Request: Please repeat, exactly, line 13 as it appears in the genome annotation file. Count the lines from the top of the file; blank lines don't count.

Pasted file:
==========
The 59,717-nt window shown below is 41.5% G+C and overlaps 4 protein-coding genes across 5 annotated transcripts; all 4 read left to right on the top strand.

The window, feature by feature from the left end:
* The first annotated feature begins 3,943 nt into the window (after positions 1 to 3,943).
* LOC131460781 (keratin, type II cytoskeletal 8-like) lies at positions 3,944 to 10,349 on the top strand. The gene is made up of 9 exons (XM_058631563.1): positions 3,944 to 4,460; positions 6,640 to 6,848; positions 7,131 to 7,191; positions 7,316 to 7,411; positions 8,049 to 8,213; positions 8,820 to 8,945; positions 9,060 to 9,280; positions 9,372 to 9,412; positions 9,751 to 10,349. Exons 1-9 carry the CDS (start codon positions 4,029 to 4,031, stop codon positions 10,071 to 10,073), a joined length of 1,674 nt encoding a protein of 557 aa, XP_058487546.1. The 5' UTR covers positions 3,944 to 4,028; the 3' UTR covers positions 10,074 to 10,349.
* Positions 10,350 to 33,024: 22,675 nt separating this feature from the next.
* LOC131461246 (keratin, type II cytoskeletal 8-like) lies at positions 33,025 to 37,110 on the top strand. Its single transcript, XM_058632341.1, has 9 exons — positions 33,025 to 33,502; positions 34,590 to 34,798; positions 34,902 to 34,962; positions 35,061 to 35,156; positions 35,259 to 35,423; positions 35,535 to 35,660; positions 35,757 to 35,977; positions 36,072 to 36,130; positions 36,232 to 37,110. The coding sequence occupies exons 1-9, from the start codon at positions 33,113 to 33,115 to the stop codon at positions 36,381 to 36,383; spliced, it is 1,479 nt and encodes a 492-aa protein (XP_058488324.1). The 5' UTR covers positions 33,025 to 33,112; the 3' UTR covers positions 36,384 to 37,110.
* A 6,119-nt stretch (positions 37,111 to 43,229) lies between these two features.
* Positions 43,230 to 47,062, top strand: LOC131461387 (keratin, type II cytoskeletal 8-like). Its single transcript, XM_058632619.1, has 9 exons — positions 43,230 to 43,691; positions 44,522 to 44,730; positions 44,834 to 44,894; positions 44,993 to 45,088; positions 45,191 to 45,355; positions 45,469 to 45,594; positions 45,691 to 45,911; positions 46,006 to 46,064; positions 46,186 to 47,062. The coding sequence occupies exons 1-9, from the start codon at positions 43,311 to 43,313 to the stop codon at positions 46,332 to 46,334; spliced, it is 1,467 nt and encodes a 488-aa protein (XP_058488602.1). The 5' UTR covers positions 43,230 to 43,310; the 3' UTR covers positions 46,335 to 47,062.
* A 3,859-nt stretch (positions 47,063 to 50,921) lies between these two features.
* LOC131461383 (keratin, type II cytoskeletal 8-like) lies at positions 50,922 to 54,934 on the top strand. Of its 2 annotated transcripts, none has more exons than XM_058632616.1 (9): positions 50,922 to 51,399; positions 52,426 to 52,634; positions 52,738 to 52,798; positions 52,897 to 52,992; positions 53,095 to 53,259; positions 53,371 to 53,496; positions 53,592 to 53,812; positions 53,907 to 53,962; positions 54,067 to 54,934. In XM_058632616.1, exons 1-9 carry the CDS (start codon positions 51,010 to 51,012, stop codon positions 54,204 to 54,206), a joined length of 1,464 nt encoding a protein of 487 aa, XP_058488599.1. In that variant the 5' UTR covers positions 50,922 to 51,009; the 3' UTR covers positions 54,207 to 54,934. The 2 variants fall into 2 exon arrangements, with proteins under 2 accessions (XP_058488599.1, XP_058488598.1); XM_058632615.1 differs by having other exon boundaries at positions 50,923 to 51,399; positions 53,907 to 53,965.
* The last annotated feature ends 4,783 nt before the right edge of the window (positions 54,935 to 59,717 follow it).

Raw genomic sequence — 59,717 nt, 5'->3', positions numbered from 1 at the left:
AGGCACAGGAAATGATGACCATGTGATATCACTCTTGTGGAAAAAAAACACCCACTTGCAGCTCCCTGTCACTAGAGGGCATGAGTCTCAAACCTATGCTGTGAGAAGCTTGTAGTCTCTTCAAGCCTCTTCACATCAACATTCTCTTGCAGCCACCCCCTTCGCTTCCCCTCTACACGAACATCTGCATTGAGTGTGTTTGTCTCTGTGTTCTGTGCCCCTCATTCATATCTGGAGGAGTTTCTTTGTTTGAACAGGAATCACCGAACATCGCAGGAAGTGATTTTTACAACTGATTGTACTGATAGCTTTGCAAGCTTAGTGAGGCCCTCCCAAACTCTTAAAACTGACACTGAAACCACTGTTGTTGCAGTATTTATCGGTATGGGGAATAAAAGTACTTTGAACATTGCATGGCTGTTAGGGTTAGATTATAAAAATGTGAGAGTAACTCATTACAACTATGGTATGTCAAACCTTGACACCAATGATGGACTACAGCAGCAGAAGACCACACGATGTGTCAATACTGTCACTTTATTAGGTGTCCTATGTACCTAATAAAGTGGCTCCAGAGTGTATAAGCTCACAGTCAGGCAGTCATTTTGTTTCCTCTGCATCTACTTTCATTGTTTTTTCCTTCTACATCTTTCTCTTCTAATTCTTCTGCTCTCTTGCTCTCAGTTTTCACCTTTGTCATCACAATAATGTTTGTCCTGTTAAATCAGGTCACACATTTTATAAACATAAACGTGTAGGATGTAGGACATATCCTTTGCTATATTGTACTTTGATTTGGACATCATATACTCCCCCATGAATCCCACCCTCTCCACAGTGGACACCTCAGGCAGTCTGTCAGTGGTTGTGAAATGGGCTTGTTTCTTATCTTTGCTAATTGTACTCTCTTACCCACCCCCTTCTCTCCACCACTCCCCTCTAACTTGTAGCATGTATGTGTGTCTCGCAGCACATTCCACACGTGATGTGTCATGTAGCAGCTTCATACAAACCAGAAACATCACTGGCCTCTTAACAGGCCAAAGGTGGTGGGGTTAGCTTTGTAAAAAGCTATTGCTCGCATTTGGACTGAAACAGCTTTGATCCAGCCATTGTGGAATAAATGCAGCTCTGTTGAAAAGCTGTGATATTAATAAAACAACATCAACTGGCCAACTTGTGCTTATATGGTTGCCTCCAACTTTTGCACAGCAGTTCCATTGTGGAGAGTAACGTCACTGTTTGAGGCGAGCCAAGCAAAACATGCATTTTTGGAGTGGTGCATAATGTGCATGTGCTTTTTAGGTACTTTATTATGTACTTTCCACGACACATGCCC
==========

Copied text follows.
AGGCACAGGAAATGATGACCATGTGATATCACTCTTGTGGAAAAAAAACACCCACTTGCAGCTCCCTGTCACTAGAGGGCATGAGTCTCAAACCTATGCTGTGAGAAGCTTGTAGTCTCTTCAAGCCTCTTCACATCAACATTCTCTTGCAGCCACCCCCTTCGCTTCCCCTCTACACGAACATCTGCATTGAGTGTGTTTGTCTCTGTGTTCTGTGCCCCTCATTCATATCTGGAGGAGTTTCTTTGTTTGAACAGGAATCACCGAACATCGCAGGAAGTGATTTTTACAACTGATTGTACTGATAGCTTTGCAAGCTTAGTGAGGCCCTCCCAAACTCTTAAAACTGACACTGAAACCACTGTTGTTGCAGTATTTATCGGTATGGGGAATAAAAGTACTTTGAACATTGCATGGCTGTTAGGGTTAGATTATAAAAATGTGAGAGTAACTCATTACAACTATGGTATGTCAAACCTTGACACCAATGATGGACTACAGCAGCAGAAGACCACACGATGTGTCAATACTGTCACTTTATTAGGTGTCCTATGTACCTAATAAAGTGGCTCCAGAGTGTATAAGCTCACAGTCAGGCAGTCATTTTGTTTCCTCTGCATCTACTTTCATTGTTTTTTCCTTCTACATCTTTCTCTTCTAATTCTTCTGCTCTCTTGCTCTCAGTTTTCACCTTTGTCATCACAATAATGTTTGTCCTGTTAAATCAGGTCACACATTTTATAAACATAAACGTGTAGGATGTAGGACATATCCTTTGCTATATTGTACTTTGATTTGGACATCATATACTCCCCCATGAATCCCACCCTCTCCACAGTGGACACCTCAGGCAGTCTGTCAGTGGTTGTGAAATGGGCTTGTTTCTTATCTTTGCTAATTGTACTCTCTTACCCACCCCCTTCTCTCCACCACTCCCCTCTAACTTGTAGCATGTATGTGTGTCTCGCAGCACATTCCACACGTGATGTGTCATGTAGCAGCTTCATACAAACCAGAAACATCACTGGCCTCTTAACAGGCCAAAGGTGGTGGGGTTAGCTTTGTAAAAAGCTATTGCTCGCATTTGGACTGAAACAGCTTTGATCCAGCCATTGTGGAATAAATGCAGCTCTGTTGAAAAGCTGTGATATTAATAAAACAACATCAACTGGCCAACTTGTGCTTATATGGTTGCCTCCAACTTTTGCACAGCAGTTCCATTGTGGAGAGTAACGTCACTGTTTGAGGCGAGCCAAGCAAAACATGCATTTTTGGAGTGGTGCATAATGTGCATGTGCTTTTTAGGTACTTTATTATGTACTTTCCACGACACATGCCC